where Me is Si (x = 1–4) or Al (x = 1–3) in this study.
In this process, the generated silicide and aluminum coatings improve the oxidation resistance of the substrate by forming a compact and uniform antioxidation coating in a high-temperature environment, which prevents the bare substrate from destructive oxidation. In addition, the coatings feature cost-effectiveness and self-healing characteristics (Wang L. et al., 2018; Wu et al., 2019).
In this article, four coating systems were codeposited on the surface of the pure tungsten substrate. Scanning electron microscope (SEM), energy-dispersive X-ray spectroscopy (EDS), X-ray diffractometer (XRD), and X-ray photoelectron spectroscopy (XPS) were used to characterize thickness, morphology, chemical composition, and phase structure of the Al–Si coatings. The oxidation protection performance of coated and uncoated tungsten samples was evaluated by thermal cycling oxidation test at 1,000°C.
In this article, pure tungsten (the W content ≥ 99.95%) was selected as the substrate for research. Samples were cut with an electrical machine to obtain several 10 × 10 × 2-mm samples for subsequent experiments. The samples used for packing cementation were well mechanically polished until mirror-like surface and then clean it in acetone bath for 20 min and dry it completely.
In the course of pack cementation process, the samples were buried in sealed crucibles with powder mixture. Table 1 shows the chemical composition of the corresponding powder mixture. As for the powder mixture, NaF acts as activator and Al2O3 as inert filler to avoid Al and Si sintering in the course of aluminizing and silicide process. The powders were uniformly mixed in a planetary ball mill for 4 h, and then the mixed powder was poured into a covered alumina crucible. Further, the sample was buried in the mixed powder and sealed with a silica sol. Aluminizing and siliconizing processes of samples were executed at 1,000°C for 5 h with argon. After aluminizing and siliconizing, the specimens were ultrasonically cleaned in acetone and dried. The method can easily obtain a uniform and dense coating.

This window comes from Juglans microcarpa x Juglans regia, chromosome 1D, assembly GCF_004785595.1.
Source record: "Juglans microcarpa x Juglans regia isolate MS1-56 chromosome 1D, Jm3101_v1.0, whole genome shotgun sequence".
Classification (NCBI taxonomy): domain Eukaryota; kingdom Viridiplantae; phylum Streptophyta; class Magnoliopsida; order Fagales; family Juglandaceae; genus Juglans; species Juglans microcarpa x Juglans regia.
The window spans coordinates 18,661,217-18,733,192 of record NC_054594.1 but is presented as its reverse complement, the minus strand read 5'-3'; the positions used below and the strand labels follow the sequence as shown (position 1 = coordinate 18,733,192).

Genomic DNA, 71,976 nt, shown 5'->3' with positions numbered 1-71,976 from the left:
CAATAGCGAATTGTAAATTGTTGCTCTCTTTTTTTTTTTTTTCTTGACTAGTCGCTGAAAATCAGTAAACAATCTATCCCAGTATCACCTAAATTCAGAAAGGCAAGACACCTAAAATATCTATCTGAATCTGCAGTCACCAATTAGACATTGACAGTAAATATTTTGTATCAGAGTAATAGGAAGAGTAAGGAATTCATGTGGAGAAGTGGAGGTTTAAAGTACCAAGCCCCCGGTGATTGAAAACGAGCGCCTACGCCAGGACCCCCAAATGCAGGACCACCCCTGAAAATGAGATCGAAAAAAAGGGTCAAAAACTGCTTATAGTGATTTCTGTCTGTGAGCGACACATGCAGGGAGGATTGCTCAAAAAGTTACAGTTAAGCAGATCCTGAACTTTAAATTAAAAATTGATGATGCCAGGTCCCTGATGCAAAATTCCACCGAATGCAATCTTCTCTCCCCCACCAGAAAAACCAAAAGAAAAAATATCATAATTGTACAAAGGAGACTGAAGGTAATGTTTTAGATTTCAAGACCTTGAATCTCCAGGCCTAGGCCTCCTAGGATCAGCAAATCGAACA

Figure 1 shows the formation mechanism of the aluminized and siliconized coating. Aluminum and silicon atoms react with the activator under high temperature to form active aluminum and silicon atoms. Active atoms first absorb onto the surface of the substrate and dissolve into the tungsten to form a solid solution. When the aluminum atoms increase to a certain quantity, the tungsten–aluminum and tungsten–silicon alloy layer begins to form. Aluminum, silicon, and tungsten atoms diffuse each other, and the aluminized and siliconized layers gradually thicken (Sun et al., 2017).